Remote Sessions Over IPv6 with SSH, SCP, and Rsync
Our familiar old file-copying friends SSH, SCP, and Rsync are all IPv6-ready, which is the good news. The bad news is they have syntax quirks which you must learn to make them work. Before we get into the details, though, you might want to review the previous installments in our meandering IPv6 series:
- Practical Networking for Linux Admins: TCP/IP
- Practical Networking for Linux Admins: Real IPv6
- Practical Networking for Linux Admins: IPv4 and IPv6 LAN Addressing
- Practical Networking for Linux Admins: IPv6 Routing
SSH and SCP
Like all good Linux admins, you know and use SSH and SCP. Both have some differences and quirks for IPv6 networks. These quirks are in the remote addresses, so once you figure those out, you can script SSH and SCP just like you're used to, and use public key authentication.
By default, the
sshd daemon listens for both IPv4 and IPv6 protocols. You can see this with
$ sudo netstat -pant|grep sshd tcp 0 0 0.0.0.0:22 0.0.0.0:* LISTEN 1228/sshd tcp6 0 0 :::22 :::* LISTEN 1228/sshd
You may disable either one with the
AddressFamily setting in
sshd_config. This example disable IPv6:
The default is
inet6 means IPv6 only.
On the client side, logging in over IPv6 networks is the same as IPv4, except you use IPv6 addresses. This example uses a global unicast address in the private LAN address range:
$ ssh carla@2001:db8::2
Just like IPv4, you can log in, run a command, and exit all at once. This example runs a script to back up my files on the remote machine:
$ ssh carla@2001:db8::2 backup
You can also streamline remote root logins. Wise admins disable root logins over SSH, so you have to log in as an unprivileged user and then change to a root login. This is not so laborious, but we can do it all with a single command:
$ ssh -t carla@2001:db8::2 "sudo su - root -c 'shutdown -h 120'" carla@2001:db8::2's password: [sudo] password for carla: Broadcast message from carla@remote-server (/dev/pts/2) at 9:54 ... The system is going down for halt in 120 minutes!
shutdown example will stay open until it finished running, so you can change your mind and cancel the shutdown in the usual way, with
Another useful SSH trick is to force IPv6 only, which is great for testing:
$ ssh -6 2001:db8::2
You can also force IPv4 with with
You may access hosts on your link local network by using the link local address. This has an undocumented quirk that will drive you batty, except now you know what it is: you must append your network interface name to the remote address with a percent sign.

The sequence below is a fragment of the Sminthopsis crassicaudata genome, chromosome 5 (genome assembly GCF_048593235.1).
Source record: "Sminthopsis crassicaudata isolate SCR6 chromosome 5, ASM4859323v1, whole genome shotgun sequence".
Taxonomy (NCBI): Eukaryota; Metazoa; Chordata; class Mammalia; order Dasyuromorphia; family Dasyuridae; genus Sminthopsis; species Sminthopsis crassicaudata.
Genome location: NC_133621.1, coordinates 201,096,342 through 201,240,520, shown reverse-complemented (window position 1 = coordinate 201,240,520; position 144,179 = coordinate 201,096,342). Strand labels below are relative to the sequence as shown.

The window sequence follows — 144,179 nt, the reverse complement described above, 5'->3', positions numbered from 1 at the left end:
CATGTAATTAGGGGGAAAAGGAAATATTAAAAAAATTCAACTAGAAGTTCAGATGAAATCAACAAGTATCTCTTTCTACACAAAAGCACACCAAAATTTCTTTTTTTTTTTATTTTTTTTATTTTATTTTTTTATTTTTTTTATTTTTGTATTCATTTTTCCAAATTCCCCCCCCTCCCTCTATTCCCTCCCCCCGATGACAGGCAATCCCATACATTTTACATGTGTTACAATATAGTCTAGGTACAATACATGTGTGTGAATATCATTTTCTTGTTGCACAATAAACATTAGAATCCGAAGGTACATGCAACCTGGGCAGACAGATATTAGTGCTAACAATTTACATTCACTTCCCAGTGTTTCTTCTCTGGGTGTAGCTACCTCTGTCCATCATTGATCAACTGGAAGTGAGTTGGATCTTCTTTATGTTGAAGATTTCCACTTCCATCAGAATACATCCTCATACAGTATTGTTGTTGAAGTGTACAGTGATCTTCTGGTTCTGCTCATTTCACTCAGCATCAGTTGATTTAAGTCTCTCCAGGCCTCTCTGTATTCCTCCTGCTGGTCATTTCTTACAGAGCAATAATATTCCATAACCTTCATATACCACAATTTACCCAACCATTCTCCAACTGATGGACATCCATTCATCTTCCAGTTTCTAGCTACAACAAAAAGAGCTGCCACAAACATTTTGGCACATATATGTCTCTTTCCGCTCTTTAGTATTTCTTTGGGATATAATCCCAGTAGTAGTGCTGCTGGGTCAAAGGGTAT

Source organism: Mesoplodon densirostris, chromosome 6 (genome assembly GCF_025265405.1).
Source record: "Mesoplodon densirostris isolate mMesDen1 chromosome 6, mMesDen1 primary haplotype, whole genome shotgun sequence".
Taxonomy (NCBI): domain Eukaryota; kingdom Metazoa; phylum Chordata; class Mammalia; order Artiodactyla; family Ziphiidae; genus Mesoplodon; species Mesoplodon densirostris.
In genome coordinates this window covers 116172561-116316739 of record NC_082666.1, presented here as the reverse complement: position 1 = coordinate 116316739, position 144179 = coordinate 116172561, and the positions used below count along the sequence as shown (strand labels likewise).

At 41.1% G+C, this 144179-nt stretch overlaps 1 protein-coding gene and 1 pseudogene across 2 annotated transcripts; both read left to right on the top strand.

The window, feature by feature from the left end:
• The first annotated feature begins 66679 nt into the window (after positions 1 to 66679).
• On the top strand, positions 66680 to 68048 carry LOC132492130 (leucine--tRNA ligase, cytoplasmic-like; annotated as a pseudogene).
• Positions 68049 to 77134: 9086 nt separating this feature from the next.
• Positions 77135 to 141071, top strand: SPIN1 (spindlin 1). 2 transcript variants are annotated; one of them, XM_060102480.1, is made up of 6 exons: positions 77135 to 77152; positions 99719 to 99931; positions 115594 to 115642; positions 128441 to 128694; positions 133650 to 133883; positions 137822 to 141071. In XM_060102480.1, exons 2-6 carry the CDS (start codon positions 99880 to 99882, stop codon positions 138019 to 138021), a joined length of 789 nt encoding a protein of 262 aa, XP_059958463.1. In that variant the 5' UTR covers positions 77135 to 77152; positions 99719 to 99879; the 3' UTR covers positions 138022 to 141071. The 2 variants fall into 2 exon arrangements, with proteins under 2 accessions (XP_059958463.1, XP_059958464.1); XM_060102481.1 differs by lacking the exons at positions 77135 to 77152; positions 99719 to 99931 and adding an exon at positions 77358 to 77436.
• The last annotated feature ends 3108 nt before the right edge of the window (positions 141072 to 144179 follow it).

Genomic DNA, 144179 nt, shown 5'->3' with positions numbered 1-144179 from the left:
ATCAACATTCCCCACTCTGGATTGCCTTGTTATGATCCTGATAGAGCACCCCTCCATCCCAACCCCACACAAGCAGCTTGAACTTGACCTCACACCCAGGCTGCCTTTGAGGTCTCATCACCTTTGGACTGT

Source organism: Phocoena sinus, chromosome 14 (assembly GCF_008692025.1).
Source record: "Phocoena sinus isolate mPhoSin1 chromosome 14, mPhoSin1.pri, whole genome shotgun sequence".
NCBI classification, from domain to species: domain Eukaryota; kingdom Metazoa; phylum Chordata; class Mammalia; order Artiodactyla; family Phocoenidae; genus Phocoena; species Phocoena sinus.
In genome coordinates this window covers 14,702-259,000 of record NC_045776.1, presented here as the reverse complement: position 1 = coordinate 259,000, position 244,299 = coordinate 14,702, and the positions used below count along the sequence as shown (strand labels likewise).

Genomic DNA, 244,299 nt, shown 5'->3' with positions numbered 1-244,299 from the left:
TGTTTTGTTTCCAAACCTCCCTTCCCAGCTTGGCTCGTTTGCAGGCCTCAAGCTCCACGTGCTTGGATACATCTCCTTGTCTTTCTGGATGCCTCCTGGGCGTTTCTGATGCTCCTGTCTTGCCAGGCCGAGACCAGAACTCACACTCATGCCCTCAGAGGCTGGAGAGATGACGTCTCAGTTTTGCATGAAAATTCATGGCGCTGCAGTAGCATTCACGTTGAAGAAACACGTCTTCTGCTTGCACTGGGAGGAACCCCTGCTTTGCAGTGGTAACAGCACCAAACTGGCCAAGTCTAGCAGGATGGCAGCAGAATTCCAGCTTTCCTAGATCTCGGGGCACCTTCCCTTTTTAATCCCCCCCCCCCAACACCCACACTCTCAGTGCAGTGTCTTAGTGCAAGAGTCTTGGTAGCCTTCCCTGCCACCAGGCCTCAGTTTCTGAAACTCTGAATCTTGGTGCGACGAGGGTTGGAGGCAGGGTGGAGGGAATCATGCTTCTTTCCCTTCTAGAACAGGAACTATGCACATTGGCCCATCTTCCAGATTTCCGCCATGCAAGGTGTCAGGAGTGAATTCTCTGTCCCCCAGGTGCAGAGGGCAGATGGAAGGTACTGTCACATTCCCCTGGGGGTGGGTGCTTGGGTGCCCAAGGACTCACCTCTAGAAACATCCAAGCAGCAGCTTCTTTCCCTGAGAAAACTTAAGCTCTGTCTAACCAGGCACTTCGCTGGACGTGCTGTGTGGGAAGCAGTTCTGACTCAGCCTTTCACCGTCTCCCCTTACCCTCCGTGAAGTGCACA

$ ssh carla@fe80::ea9a:8fff:fe67:190d%eth0
scp is weird. You have to specify the network interface with the percent sign for link local addresses, enclose the address in square braces, and escape the braces:
$ scp filename \[fe80::ea9a:8fff:fe67:190d%eth0\]: carla@fe80::ea9a:8fff:fe67:190d's password: filename
You don't need the interface name for global unicast addresses, but still need the escaped braces:
$ scp filename \[2001:db8::2\]: carla@2001:db8::2's password: filename
This example logs into a different user account on the remote host, specifies the remote directory to copy the file into, and changes the filename:
scp filename userfoo@\[fe80::ea9a:8fff:fe67:190d%eth0\]:/home/userfoo/files/filename_2
rsync requires enclosing the remote IPv6 address in various punctuations. Global unicast addresses do not need the interface name:
$ rsync -av /home/carla/files/ 'carla@[2001:db8::2]':/home/carla/stuff carla@f2001:db8::2's password: sending incremental file list sent 100 bytes received 12 bytes 13.18 bytes/sec total size is 6,704 speedup is 59.86
Link local addresses must include the interface name:
$ rsync -av /home/carla/files/ 'carla@[fe80::ea9a:8fff:fe67:190d%eth0]':/home/carla/stuff
As always, remember that the trailing slash on your source directory, for example
/home/carla/files/, means that only the contents of the directory are copied. Omitting the trailing slash copies the directory and its contents. Trailing slashes do not matter on your target directory.
Learn more about Linux through the free "Introduction to Linux" course from The Linux Foundation and edX.